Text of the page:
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What’s happening to the makers of holiday party attire?

Marielle Segarra Dec 17, 2020
Heard on: Marketplace
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Sparkly, sequined dresses for New Year's Eve? Not this year. Svetikd via Getty Images
COVID-19

What’s happening to the makers of holiday party attire?

Marielle Segarra Dec 17, 2020
Sparkly, sequined dresses for New Year's Eve? Not this year. Svetikd via Getty Images
HTML EMBED:
COPY

Shine Trim, in New York City’s Garment District, sells elaborate embellishments like sequined red bows and gold beads to fashion designers and dressmakers.

“We also get a lot of people just coming in, saying ‘I’m going to a New Year’s Eve party and I want to bling it out,’” said owner Helen Lin.

She’s noticed something this year. Clothing makers are coming to her saying, basically, that they need to make their customers a really fancy blouse. And that it has to be decked out with shiny accoutrements like sequins and crystals.

Nothing for the waist down, of course. Because if you’re going to a holiday party this year, it’s probably on Zoom or FaceTime.

“I have not heard anything about like, ‘I’m wearing these amazing pants that I need to get tons of rhinestone for,’” Lin said.

The people who are buying fancy clothes for virtual parties are the exception. Lin says her sales are down by about half, and the company had to close one of its stores. 

“Holiday attire took a major hit this year,” said Michael Londrigan, a professor of fashion merchandising at LIM College.

Londrigan is actually going to a virtual holiday party for his college today, but he didn’t buy anything new to wear. He just pulled out an ugly sweater — his words, not mine.

“It’s red and green,” Londrigan said. “It’s very bright. And it has a polar bear, who’s wearing a scarf that’s actually like a tie.”

There is a possible silver lining here for the suppliers and makers of sparkly dresses and the like.

“I think there’s a tremendous pent-up demand that we’re going to see when the vaccine really gets this under control,” said David German, who owns AGH Trimsource in Manhattan, which sells about 4,000 kinds of decorative trim.

Once it’s safe, he thinks people are really gonna want to celebrate. In-person.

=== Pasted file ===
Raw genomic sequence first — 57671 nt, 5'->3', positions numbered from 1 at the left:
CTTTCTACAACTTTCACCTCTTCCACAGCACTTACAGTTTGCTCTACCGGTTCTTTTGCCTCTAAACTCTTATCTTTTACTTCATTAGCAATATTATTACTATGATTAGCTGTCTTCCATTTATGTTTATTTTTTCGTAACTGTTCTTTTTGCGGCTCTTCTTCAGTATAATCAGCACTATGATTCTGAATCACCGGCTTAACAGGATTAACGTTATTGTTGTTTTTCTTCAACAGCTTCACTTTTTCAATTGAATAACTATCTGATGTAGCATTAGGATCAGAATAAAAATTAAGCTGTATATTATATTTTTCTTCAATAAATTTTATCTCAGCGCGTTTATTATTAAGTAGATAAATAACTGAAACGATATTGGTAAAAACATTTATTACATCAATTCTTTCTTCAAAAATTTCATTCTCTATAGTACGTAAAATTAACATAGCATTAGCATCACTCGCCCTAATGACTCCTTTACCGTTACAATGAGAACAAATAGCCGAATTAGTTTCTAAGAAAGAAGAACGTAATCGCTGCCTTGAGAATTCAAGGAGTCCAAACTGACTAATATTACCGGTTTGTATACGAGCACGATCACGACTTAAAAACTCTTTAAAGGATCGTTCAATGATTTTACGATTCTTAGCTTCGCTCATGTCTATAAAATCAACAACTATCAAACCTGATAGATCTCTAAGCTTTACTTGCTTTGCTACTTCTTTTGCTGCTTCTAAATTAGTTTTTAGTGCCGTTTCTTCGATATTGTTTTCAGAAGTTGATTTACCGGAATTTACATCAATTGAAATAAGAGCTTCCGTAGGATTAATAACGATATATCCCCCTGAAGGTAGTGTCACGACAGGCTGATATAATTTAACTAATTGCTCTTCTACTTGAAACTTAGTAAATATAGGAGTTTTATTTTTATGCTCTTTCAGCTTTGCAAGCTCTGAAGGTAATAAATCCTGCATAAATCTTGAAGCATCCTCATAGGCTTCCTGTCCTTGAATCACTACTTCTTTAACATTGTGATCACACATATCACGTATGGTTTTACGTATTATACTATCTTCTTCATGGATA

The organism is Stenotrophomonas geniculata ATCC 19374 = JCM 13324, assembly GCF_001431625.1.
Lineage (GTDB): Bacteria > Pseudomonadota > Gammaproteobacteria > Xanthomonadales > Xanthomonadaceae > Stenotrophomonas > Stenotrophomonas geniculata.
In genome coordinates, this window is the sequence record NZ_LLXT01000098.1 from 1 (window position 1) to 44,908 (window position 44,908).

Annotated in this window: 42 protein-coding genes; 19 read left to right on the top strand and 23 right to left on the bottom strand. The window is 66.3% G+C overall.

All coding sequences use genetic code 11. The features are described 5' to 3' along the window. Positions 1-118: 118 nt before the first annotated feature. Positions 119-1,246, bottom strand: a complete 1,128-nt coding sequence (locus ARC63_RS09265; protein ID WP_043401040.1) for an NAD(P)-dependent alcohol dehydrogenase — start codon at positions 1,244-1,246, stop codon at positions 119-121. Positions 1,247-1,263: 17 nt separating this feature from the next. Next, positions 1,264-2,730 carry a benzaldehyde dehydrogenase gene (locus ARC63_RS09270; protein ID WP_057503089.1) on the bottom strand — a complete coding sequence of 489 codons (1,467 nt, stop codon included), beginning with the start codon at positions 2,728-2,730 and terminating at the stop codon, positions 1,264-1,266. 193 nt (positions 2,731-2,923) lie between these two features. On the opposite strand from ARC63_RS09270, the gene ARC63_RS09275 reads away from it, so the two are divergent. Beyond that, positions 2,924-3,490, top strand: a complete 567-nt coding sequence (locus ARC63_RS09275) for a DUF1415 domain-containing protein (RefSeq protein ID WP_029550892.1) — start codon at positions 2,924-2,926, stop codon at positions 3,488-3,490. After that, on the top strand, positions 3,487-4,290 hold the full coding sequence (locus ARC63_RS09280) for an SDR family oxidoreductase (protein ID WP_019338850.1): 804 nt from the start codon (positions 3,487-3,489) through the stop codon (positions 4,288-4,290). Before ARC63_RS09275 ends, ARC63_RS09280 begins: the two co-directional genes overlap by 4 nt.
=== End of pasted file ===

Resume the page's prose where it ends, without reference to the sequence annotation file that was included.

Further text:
COVID-19 Economy FAQs

What are the details of President Joe Biden’s coronavirus relief plan?

The $1.9 trillion plan would aim to speed up the vaccine rollout and provide financial help to individuals, states and local governments and businesses. Called the “American Rescue Plan,” the legislative proposal would meet Biden’s goal of administering 100 million vaccines by the 100th day of his administration, while advancing his objective of reopening most schools by the spring. It would also include $1,400 checks for most Americans. Get the rest of the specifics here.

What kind of help can small businesses get right now?

A new round of Paycheck Protection Program loans recently became available for pandemic-ravaged businesses. These loans don’t have to be paid back if rules are met. Right now, loans are open for first-time applicants. And the application has to go through community banking organizations — no big banks, for now, at least. This rollout is designed to help business owners who couldn’t get a PPP loan before.

What does the hiring situation in the U.S. look like as we enter the new year?

New data on job openings and postings provide a glimpse of what to expect in the job market in the coming weeks and months. This time of year typically sees a spike in hiring and job-search activity, says Jill Chapman with Insperity, a recruiting services firm. But that kind of optimistic planning for the future isn’t really the vibe these days. Job postings have been lagging on the job search site Indeed. Listings were down about 11% in December compared to a year earlier.

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